Hong Kong’s leader acknowledged that she still hasn’t seen a full draft of China’s pending national security legislation, even though the measure could be handed down in a matter of days.
Officials in the Asian financial center have defended the controversial law based on details published by Chinese state media, Hong Kong Chief Executive Carrie Lam told a weekly news briefing yesterday ahead of a meeting of her advisory Executive Council. Still, Lam continued to insist that the final version wouldn’t fundamentally diminish the “high degree of autonomy” promised to Hong Kong before its 1997 return to Chinese rule.
“We have not seen the complete details of the proposed legislation,” she said. “We were commenting on what we have seen.”
On Saturday, China published fresh details of the sweeping new security law that President Xi Jinping’s government is imposing on the former British colony in the wake of historically large and sometimes violent pro-democracy protests last year. The law is being drafted by China’s top legislative body in Beijing and could be handed down as soon as next Tuesday.
The proposed security law has alarmed opposition politicians and activists in Hong Kong, as well as a number of Western democracies – including the U.S., which has threatened retaliation. The Trump administration said it would revoke the city’s special trading status under U.S. law, if China went forward with the plan.
The national security legislation – announced by the National People’s Congress on May 21 and approved days later — aims to punish acts of secession, subversion, terrorism and collusion with foreign forces. The NPC’s decision-making Standing Committee started deliberations on the draft Thursday, with the official Xinhua News Agency publishing details on Saturday.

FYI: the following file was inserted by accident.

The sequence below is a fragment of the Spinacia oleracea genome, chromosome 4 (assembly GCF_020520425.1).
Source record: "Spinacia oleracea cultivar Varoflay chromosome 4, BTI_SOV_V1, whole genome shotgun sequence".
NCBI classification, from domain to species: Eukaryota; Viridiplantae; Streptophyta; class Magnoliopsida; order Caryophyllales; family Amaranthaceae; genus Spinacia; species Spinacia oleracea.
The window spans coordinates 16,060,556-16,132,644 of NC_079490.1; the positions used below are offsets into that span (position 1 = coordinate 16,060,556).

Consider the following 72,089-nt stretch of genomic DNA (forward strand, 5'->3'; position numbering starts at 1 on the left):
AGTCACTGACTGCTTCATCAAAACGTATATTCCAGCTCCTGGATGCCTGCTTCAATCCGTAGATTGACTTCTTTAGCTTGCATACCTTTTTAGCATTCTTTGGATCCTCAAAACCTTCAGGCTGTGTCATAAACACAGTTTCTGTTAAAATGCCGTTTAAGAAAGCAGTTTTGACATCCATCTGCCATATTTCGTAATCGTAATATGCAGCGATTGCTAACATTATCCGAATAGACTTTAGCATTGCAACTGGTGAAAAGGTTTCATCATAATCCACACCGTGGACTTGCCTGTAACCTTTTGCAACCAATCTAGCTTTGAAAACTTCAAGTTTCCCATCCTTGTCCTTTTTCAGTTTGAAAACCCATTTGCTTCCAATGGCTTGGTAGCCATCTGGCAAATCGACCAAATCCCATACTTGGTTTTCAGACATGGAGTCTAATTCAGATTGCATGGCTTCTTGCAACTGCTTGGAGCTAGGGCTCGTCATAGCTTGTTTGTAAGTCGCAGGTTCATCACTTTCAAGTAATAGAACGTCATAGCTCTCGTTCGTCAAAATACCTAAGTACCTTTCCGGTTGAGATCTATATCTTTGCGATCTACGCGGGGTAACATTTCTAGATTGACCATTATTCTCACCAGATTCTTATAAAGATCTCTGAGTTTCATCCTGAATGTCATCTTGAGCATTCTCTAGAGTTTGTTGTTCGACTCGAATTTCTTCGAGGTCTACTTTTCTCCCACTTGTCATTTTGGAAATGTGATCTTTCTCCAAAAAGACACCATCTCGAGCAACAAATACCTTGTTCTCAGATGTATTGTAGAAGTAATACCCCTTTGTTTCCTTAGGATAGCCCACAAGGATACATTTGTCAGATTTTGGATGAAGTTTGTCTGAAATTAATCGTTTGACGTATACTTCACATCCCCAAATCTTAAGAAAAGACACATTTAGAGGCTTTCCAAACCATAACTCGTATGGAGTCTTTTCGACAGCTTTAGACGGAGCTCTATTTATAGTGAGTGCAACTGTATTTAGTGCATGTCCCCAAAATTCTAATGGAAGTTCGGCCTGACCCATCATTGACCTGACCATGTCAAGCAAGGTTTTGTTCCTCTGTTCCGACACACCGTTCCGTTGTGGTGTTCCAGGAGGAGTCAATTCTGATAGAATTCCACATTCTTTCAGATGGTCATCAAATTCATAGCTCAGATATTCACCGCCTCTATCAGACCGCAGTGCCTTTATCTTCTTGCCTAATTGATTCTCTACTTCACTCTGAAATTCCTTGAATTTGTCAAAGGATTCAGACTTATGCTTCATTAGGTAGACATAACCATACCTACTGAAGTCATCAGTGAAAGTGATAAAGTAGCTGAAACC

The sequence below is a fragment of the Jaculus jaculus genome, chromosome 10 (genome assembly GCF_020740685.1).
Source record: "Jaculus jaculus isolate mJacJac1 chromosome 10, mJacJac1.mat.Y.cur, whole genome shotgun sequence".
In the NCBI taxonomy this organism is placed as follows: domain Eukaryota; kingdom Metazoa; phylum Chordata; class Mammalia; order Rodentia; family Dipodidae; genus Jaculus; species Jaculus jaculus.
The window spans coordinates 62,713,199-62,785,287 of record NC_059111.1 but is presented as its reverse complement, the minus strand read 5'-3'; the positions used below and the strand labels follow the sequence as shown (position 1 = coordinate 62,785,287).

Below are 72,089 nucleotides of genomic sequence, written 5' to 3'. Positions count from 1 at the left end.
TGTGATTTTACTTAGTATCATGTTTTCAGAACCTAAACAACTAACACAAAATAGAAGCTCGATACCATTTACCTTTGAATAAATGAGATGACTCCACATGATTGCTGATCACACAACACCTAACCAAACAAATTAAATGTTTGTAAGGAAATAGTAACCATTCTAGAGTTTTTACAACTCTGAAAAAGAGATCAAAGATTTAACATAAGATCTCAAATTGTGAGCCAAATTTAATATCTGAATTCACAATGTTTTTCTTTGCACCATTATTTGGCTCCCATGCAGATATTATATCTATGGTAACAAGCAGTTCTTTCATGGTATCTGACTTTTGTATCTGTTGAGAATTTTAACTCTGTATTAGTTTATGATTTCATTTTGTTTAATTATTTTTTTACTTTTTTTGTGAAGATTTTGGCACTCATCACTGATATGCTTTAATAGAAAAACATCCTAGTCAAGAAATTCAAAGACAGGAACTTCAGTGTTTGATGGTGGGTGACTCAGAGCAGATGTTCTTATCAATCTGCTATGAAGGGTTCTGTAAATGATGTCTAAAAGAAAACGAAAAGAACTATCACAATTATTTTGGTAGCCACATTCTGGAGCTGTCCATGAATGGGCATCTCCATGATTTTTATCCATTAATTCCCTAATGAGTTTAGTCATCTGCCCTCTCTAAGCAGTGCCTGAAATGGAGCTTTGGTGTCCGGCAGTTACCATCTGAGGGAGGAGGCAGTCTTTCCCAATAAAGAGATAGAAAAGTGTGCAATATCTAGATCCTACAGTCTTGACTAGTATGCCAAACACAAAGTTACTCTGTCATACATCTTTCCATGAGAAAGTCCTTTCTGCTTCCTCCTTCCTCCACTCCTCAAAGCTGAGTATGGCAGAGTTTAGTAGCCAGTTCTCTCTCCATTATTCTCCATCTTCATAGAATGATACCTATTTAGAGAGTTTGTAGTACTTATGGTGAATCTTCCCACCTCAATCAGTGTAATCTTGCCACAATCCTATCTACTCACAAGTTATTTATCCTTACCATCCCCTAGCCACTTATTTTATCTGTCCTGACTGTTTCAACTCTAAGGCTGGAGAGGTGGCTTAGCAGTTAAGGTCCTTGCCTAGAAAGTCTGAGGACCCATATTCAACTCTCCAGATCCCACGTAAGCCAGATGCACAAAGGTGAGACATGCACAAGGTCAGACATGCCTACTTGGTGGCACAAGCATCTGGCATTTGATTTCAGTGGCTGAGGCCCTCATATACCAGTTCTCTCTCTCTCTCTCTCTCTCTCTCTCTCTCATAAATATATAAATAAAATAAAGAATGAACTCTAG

The Standing Committee could announce its final decision as soon as next week, although the matter wasn’t yet on the public agenda for a special interim session set to end June 30.
The latest details clarify that the legislation would override Hong Kong’s own laws if there was a conflict, with some cases even being prosecuted by the central government. The law would also allow Chinese spies to operate in the city, create new divisions within Hong Kong’s government to administer its provisions and let Lam pick judges to hear particular cases.
On Monday, the International Chamber of Commerce-Hong Kong joined those urging the NPC and Lam’s government to open a public consultation on the legislation. “We believe the drafting process of the law should be transparent and provide opportunity for the people in Hong Kong to offer comments as they are those affected,” the chamber said a statement Monday.
The way in which the legislation was being prepared breached important values and freedoms expected under Hong Kong’s “one country, two systems” governing framework, the ICC-HK said, adding that there was “considerable cause for further concern that it could be the precedent for further breaches in the future.”
Yesterday, Lam said the law was consistent with Hong Kong’s Basic Law, which guarantees rights and freedoms not similarly protected on the mainland until at least 2047. She said the legislation wouldn’t abolish Hong Kong’s freedoms of speech, press or assembly.
“It is not against the principle of ‘one country, two systems,’ or the Basic Law,” Lam said. “Anyone under these circumstances who still thinks this legislative exercise undermines ‘one country, two systems,’ I believe these people never had any respect for ‘one country.’”
Lam also rejected arguments that newly announced provisions empowering her to appoint judges to national security cases would undercut the Basic Law’s guarantee that the courts will be able to “exercise judicial power independently, free from any interference.” She said all of Hong Kong’s judges were independent, and that there would be a pool of judges available to hear such cases.
The 15 foreign judges now on Hong Kong’s top court wouldn’t necessarily be barred from hearing national security cases, Lam said, adding that jurists would be picked based on their credentials. “The chief executive is not just going to appoint anyone on the street to be a judge,” she said. Iain Marlow & Natalie Lung, Bloomberg